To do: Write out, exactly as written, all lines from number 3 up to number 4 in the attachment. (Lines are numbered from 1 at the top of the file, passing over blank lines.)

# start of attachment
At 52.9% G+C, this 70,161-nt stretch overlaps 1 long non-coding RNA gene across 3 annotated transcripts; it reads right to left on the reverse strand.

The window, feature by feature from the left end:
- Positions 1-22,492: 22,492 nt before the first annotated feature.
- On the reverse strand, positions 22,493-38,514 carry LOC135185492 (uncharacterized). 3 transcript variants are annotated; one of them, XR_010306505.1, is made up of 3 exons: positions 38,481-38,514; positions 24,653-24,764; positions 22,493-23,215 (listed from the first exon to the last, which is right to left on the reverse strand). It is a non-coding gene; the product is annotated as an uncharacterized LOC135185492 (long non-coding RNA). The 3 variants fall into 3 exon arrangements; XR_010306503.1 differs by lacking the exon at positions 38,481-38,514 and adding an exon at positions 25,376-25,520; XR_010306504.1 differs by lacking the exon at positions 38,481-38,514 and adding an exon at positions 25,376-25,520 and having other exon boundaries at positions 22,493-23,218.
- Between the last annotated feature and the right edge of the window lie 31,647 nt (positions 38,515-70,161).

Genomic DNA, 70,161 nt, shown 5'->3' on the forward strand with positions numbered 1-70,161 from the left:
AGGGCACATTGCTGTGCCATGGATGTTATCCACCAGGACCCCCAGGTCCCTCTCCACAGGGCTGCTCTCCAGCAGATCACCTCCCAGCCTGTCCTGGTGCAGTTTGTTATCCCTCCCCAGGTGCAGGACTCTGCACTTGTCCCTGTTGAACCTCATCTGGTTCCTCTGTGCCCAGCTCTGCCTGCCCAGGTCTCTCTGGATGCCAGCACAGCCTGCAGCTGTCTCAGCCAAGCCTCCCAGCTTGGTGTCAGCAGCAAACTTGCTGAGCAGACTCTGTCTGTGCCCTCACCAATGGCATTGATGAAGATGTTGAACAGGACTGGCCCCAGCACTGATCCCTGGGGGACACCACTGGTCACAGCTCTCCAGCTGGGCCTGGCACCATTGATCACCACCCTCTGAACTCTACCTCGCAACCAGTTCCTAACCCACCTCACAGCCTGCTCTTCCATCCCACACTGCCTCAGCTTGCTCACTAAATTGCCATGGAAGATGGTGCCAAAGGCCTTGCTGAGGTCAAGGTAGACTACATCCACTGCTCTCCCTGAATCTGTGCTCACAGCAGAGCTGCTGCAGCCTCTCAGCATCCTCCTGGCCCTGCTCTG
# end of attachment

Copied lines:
- Positions 1-22,492: 22,492 nt before the first annotated feature.
- On the reverse strand, positions 22,493-38,514 carry LOC135185492 (uncharacterized). 3 transcript variants are annotated; one of them, XR_010306505.1, is made up of 3 exons: positions 38,481-38,514; positions 24,653-24,764; positions 22,493-23,215 (listed from the first exon to the last, which is right to left on the reverse strand). It is a non-coding gene; the product is annotated as an uncharacterized LOC135185492 (long non-coding RNA). The 3 variants fall into 3 exon arrangements; XR_010306503.1 differs by lacking the exon at positions 38,481-38,514 and adding an exon at positions 25,376-25,520; XR_010306504.1 differs by lacking the exon at positions 38,481-38,514 and adding an exon at positions 25,376-25,520 and having other exon boundaries at positions 22,493-23,218.